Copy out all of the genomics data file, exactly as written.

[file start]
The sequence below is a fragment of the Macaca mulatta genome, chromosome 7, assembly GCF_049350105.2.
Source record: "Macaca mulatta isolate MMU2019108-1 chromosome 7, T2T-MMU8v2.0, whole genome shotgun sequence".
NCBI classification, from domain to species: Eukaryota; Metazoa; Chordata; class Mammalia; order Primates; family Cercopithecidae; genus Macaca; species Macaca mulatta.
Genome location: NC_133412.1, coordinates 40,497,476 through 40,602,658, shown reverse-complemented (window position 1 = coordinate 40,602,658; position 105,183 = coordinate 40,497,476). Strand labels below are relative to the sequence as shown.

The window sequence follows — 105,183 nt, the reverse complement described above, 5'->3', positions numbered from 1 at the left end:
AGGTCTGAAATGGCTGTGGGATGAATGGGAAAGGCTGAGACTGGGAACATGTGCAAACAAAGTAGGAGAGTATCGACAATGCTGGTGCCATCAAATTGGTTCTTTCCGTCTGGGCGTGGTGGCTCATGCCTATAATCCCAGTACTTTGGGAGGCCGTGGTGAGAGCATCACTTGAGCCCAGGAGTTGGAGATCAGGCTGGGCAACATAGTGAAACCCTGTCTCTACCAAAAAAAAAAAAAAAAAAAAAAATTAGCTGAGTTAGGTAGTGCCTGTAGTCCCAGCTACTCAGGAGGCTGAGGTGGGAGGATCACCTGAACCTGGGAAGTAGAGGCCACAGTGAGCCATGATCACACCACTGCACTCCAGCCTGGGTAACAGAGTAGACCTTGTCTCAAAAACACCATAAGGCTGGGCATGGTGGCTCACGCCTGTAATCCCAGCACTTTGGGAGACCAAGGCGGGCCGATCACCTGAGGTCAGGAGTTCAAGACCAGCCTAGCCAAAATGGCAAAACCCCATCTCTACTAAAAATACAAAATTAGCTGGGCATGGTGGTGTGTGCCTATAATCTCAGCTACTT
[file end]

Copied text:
The sequence below is a fragment of the Macaca mulatta genome, chromosome 7, assembly GCF_049350105.2.
Source record: "Macaca mulatta isolate MMU2019108-1 chromosome 7, T2T-MMU8v2.0, whole genome shotgun sequence".
NCBI classification, from domain to species: Eukaryota; Metazoa; Chordata; class Mammalia; order Primates; family Cercopithecidae; genus Macaca; species Macaca mulatta.
Genome location: NC_133412.1, coordinates 40,497,476 through 40,602,658, shown reverse-complemented (window position 1 = coordinate 40,602,658; position 105,183 = coordinate 40,497,476). Strand labels below are relative to the sequence as shown.

The window sequence follows — 105,183 nt, the reverse complement described above, 5'->3', positions numbered from 1 at the left end:
AGGTCTGAAATGGCTGTGGGATGAATGGGAAAGGCTGAGACTGGGAACATGTGCAAACAAAGTAGGAGAGTATCGACAATGCTGGTGCCATCAAATTGGTTCTTTCCGTCTGGGCGTGGTGGCTCATGCCTATAATCCCAGTACTTTGGGAGGCCGTGGTGAGAGCATCACTTGAGCCCAGGAGTTGGAGATCAGGCTGGGCAACATAGTGAAACCCTGTCTCTACCAAAAAAAAAAAAAAAAAAAAAAATTAGCTGAGTTAGGTAGTGCCTGTAGTCCCAGCTACTCAGGAGGCTGAGGTGGGAGGATCACCTGAACCTGGGAAGTAGAGGCCACAGTGAGCCATGATCACACCACTGCACTCCAGCCTGGGTAACAGAGTAGACCTTGTCTCAAAAACACCATAAGGCTGGGCATGGTGGCTCACGCCTGTAATCCCAGCACTTTGGGAGACCAAGGCGGGCCGATCACCTGAGGTCAGGAGTTCAAGACCAGCCTAGCCAAAATGGCAAAACCCCATCTCTACTAAAAATACAAAATTAGCTGGGCATGGTGGTGTGTGCCTATAATCTCAGCTACTT